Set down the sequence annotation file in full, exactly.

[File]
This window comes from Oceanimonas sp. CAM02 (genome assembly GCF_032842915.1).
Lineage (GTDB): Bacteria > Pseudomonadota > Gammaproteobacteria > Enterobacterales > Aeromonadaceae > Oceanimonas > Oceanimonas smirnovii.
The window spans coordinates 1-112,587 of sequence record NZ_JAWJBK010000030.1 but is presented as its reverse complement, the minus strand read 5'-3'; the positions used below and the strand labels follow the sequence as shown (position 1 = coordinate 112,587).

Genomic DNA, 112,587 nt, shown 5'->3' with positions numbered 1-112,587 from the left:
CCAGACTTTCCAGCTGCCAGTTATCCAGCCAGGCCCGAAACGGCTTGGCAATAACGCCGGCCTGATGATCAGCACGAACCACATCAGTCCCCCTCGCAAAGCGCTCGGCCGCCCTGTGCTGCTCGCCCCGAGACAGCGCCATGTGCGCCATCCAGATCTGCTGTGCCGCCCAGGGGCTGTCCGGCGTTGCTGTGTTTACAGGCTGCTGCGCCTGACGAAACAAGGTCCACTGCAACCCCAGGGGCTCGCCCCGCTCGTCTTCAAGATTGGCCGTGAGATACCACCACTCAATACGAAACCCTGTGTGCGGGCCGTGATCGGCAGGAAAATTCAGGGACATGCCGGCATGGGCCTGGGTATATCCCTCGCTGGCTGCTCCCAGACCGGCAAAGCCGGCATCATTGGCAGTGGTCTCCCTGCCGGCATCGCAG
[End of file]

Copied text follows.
This window comes from Oceanimonas sp. CAM02 (genome assembly GCF_032842915.1).
Lineage (GTDB): Bacteria > Pseudomonadota > Gammaproteobacteria > Enterobacterales > Aeromonadaceae > Oceanimonas > Oceanimonas smirnovii.
The window spans coordinates 1-112,587 of sequence record NZ_JAWJBK010000030.1 but is presented as its reverse complement, the minus strand read 5'-3'; the positions used below and the strand labels follow the sequence as shown (position 1 = coordinate 112,587).

Genomic DNA, 112,587 nt, shown 5'->3' with positions numbered 1-112,587 from the left:
CCAGACTTTCCAGCTGCCAGTTATCCAGCCAGGCCCGAAACGGCTTGGCAATAACGCCGGCCTGATGATCAGCACGAACCACATCAGTCCCCCTCGCAAAGCGCTCGGCCGCCCTGTGCTGCTCGCCCCGAGACAGCGCCATGTGCGCCATCCAGATCTGCTGTGCCGCCCAGGGGCTGTCCGGCGTTGCTGTGTTTACAGGCTGCTGCGCCTGACGAAACAAGGTCCACTGCAACCCCAGGGGCTCGCCCCGCTCGTCTTCAAGATTGGCCGTGAGATACCACCACTCAATACGAAACCCTGTGTGCGGGCCGTGATCGGCAGGAAAATTCAGGGACATGCCGGCATGGGCCTGGGTATATCCCTCGCTGGCTGCTCCCAGACCGGCAAAGCCGGCATCATTGGCAGTGGTCTCCCTGCCGGCATCGCAG